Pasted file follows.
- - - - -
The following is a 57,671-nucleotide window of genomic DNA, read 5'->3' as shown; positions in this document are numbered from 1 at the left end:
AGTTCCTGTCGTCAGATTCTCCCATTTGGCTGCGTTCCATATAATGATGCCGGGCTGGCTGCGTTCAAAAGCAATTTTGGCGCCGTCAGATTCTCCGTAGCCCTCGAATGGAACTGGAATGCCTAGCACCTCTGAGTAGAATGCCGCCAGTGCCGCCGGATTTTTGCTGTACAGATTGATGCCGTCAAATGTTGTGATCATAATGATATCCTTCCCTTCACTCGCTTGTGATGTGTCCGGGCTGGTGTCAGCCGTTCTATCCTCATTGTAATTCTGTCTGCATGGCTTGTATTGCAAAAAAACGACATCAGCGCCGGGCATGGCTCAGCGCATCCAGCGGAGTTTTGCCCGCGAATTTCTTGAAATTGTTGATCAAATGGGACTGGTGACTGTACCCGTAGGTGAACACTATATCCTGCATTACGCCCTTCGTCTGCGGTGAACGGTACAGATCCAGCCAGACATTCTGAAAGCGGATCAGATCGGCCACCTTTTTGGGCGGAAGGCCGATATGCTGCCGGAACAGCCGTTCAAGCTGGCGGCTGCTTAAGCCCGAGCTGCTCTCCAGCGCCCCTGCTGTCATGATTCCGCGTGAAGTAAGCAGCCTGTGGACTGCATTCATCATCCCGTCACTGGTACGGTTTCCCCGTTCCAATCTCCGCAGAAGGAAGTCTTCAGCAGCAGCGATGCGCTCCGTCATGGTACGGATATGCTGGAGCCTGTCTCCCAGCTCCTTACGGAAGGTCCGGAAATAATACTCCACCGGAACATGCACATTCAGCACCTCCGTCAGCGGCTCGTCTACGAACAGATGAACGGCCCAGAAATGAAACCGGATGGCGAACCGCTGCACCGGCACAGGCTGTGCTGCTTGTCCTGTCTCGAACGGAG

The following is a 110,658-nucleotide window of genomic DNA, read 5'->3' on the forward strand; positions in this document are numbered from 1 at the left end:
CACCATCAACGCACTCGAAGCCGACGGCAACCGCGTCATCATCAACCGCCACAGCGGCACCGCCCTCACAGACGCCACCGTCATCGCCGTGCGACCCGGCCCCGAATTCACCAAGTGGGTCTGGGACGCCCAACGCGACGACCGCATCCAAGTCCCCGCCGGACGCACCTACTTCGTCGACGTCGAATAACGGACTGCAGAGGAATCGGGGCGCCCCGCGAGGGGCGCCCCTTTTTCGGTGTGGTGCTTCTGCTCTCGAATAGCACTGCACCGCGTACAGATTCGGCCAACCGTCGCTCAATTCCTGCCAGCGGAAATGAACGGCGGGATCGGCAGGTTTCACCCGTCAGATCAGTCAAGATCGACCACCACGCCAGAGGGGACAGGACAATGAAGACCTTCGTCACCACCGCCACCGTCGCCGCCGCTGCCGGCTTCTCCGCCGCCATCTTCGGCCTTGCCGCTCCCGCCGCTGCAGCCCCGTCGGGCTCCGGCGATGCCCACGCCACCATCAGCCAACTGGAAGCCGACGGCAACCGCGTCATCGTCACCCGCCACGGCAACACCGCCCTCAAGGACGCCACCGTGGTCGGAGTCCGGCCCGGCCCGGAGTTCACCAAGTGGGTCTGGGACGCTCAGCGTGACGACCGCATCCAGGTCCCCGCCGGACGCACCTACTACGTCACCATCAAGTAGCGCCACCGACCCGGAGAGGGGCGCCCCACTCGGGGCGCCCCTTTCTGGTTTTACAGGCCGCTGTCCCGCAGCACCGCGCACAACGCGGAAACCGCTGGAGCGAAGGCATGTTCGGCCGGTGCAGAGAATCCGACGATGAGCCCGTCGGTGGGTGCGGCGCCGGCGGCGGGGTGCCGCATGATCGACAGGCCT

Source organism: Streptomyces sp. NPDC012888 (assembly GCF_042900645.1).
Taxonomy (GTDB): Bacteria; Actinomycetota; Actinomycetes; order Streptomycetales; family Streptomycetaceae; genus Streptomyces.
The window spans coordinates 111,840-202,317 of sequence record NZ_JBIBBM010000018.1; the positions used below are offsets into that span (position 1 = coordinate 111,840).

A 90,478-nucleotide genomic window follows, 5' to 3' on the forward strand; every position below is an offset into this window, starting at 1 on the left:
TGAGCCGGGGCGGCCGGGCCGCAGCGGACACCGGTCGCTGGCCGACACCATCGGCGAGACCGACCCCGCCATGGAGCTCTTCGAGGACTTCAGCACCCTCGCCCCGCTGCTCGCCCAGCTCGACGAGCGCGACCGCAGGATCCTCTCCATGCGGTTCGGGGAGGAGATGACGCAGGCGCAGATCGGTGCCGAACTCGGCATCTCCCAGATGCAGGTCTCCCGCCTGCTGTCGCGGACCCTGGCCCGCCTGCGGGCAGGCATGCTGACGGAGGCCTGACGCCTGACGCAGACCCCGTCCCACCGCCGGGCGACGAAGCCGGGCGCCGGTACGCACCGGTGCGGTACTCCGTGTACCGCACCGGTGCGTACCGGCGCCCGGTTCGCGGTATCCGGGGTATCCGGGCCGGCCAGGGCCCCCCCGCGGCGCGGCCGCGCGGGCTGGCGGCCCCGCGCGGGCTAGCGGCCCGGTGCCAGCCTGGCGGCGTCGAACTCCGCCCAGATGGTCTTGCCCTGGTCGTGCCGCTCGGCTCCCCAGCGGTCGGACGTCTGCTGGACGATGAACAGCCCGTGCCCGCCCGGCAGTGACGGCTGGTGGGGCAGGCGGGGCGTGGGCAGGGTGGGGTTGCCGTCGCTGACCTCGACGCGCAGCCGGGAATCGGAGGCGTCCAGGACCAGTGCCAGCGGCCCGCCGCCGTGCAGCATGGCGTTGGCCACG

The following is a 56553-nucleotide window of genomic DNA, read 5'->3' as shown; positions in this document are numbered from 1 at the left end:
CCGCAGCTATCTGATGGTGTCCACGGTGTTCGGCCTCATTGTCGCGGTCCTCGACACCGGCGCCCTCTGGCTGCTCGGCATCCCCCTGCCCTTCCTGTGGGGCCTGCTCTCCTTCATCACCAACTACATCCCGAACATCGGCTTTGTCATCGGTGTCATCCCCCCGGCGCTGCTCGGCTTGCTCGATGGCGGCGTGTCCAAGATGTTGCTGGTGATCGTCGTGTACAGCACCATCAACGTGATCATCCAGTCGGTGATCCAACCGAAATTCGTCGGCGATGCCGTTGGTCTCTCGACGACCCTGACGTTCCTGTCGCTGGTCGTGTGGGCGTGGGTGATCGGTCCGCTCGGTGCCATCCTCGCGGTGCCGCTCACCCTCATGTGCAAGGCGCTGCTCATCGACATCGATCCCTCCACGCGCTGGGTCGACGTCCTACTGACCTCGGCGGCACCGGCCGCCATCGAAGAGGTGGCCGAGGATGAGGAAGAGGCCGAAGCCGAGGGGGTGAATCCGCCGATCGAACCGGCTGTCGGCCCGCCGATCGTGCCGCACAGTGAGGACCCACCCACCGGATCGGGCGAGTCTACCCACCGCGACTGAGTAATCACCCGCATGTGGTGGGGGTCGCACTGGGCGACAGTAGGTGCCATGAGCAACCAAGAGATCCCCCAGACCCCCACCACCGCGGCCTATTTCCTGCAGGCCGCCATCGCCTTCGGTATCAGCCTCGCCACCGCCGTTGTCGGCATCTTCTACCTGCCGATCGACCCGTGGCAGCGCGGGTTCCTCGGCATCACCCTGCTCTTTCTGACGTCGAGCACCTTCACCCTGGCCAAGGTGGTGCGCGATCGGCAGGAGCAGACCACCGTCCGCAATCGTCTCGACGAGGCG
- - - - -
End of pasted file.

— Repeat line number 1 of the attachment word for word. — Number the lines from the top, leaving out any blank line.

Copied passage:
The following is a 57,671-nucleotide window of genomic DNA, read 5'->3' as shown; positions in this document are numbered from 1 at the left end: